Few issues are as important to a mayor’s legacy as the safety and sustainability of a city’s infrastructure. In particular, drinking water lies at the intersection of health, climate change, and racial equity. Contaminated or poorly managed water systems threaten to derail entire mayoral agendas. When the situation grows dire, a mayor’s infamous legacy is set.
Yet it does not need to be that way. At MIP, we know that mayors are always seeking solutions that offer co-benefits and opportunities to deepen multi-sector collaborations. By leading on this issue, mayors can build their legacy on a record of fiscal responsibility and safe water for all.
Climate change makes investment in water infrastructure more urgent. Dry climates face more frequent droughts and wildfires, posing new risks to water quality (consider pollution from burned toxic materials) and quantity (such as changing snowmelt patterns). Other areas of the country face a different climate battle: flooding. While heavy precipitation is made more frequent by climate change, its impacts are exacerbated by land use patterns such as large, impervious parking lots, streets without sufficient drainage, and outdated sewer infrastructure.
What you can do:
- Build cross-governmental and cross-agency/department relationships. Climate resilience planning forces departments out of silos.
- Up your city’s communications game to share the proactive steps you’re already taking. Build trust, goodwill, and knowledge before an emergency happens.
- Consider more equitable and climate-aware fee structures. For example, Philadelphia, PA implemented separate stormwater fees based on the size of impervious surfaces, providing a new source of revenue and making green infrastructure improvements more appealing.
Racial Justice and Equity
Low-income people and people of color are more likely to experience violations of the Safe Water Drinking Act, and those same communities live with violations of that law for longer periods of time than do whiter and wealthier communities.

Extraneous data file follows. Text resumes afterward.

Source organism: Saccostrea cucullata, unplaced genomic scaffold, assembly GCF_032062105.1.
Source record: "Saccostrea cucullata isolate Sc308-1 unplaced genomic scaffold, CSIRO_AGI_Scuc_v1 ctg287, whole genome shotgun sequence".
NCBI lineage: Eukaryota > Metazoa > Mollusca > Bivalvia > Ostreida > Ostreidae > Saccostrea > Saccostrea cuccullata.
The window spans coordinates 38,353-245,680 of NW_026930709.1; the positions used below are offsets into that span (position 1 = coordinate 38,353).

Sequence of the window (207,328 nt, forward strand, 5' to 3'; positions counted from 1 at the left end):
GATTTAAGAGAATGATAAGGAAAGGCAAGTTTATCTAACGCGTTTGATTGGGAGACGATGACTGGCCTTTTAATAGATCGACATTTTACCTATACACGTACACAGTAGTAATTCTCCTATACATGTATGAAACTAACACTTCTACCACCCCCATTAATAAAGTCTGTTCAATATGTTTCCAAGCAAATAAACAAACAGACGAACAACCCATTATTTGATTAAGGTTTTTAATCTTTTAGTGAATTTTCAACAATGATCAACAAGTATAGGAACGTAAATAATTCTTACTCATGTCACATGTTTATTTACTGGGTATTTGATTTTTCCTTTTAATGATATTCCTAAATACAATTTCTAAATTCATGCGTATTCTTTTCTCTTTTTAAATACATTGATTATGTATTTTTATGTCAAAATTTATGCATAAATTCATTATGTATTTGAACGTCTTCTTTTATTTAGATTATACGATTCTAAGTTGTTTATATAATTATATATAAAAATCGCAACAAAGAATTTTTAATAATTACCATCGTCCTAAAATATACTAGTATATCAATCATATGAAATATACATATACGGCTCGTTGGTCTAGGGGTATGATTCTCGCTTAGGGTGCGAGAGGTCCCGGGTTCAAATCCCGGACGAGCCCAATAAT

As entities consider lifting COVID moratoriums on service shut offs, city leaders must advocate decision making through a racial justice lens. Low-income ratepayers, who are disproportionately women and people of color, face the most risks from rising rates and bill accumulation, including evictions if the cost of water impacts their ability to pay rent or leads to shut offs.
What you can do:
- Commit to community outreach and input. In many cases, years of neglect and past high-profile failures mean some communities may be hesitant to engage.
- Train customer assistance to approach ratepayers from a place of service, rather than as a debt collection agency. Take initiative in reaching out to ratepayers – even if it is just to ask if they are okay.
Financial Stewardship & Infrastructure Investments
It’s no secret that US infrastructure is poorly maintained and in dire need of investment from state and federal government. However, cities can take steps to make their water systems more resilient through equitable and sustainable revenue generation.
What you can do:
- Implement a more equitable rate structure. Consider income-based rates like Philadelphia’s Tiered Assistance Program, which allow cities to grow their revenue while having consistent payments for those with lower incomes.
- Review your city’s current customer assistance program (learn more about CAPs with this tool from the Environmental Finance Center). Improve them by partnering with other agencies to lower administrative costs and by addressing the root causes of unpaid, high water bills (such as low-flow toilet incentives like those in Madison, WI).
- For cities with severely stretched funding, consider efficiency upgrades. We wrote about South Bend, IN’s investment in ‘smart sewers’ here.
- Learn more about protecting your public water system from privatization, which risks the financial wellbeing of your community’s infrastructure.
Ready to get started?
Our second Water Affordability Academy will kick off next month, and we’re looking for cities to join us! This 5-week, interactive cohort is designed for water utility leaders excited about water affordability and customer assistance programs. Learn more and register here.
After our first cohort of the Academy, we launched our Water Community of Practice. The CoP meets semimonthly, with an event next week featuring Kishia Powell of DC Water.
Read our reports highlighting how cities can support their public water systems, including Setting the Agenda, a report focused on how mayors can make safe drinking water their priority – and their legacy.